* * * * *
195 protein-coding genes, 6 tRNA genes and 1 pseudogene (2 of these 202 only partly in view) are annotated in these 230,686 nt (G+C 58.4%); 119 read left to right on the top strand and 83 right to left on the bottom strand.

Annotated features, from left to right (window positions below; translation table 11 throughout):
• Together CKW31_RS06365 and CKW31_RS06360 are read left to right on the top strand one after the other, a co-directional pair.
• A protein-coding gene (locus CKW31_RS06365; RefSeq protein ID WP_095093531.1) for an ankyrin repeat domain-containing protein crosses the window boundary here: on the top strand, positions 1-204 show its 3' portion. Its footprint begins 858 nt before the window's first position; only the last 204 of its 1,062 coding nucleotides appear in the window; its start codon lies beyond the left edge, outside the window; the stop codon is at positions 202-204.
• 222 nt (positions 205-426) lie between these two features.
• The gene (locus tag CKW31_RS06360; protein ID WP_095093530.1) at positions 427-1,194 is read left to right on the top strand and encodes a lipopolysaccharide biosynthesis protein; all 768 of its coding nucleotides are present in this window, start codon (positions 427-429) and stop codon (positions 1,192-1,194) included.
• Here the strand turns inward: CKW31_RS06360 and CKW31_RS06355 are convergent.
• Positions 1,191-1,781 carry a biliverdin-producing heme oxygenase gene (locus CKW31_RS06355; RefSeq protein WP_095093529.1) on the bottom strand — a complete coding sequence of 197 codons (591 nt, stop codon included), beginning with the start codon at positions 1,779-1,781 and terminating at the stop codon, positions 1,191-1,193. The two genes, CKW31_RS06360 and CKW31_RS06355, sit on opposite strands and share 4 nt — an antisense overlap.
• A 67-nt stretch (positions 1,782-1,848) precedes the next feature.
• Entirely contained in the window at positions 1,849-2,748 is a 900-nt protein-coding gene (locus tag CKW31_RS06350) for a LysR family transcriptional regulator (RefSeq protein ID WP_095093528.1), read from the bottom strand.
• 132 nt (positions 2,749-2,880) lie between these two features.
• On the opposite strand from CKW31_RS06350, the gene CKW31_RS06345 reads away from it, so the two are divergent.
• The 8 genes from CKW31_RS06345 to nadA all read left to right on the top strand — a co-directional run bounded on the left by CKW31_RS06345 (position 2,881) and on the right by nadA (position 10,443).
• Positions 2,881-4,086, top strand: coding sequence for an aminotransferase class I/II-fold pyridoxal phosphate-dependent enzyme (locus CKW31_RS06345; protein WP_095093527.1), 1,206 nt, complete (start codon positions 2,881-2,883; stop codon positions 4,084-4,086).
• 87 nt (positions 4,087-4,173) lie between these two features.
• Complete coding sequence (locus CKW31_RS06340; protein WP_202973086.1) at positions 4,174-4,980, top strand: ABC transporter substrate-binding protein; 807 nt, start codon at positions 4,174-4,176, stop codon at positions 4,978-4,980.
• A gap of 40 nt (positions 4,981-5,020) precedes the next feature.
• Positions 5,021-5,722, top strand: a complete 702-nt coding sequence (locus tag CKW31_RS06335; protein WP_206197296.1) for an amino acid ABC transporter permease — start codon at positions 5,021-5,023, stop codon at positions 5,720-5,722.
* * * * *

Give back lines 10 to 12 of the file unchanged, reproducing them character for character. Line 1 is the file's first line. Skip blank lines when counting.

• Entirely contained in the window at positions 1,849-2,748 is a 900-nt protein-coding gene (locus tag CKW31_RS06350) for a LysR family transcriptional regulator (RefSeq protein ID WP_095093528.1), read from the bottom strand.
• 132 nt (positions 2,749-2,880) lie between these two features.
• On the opposite strand from CKW31_RS06350, the gene CKW31_RS06345 reads away from it, so the two are divergent.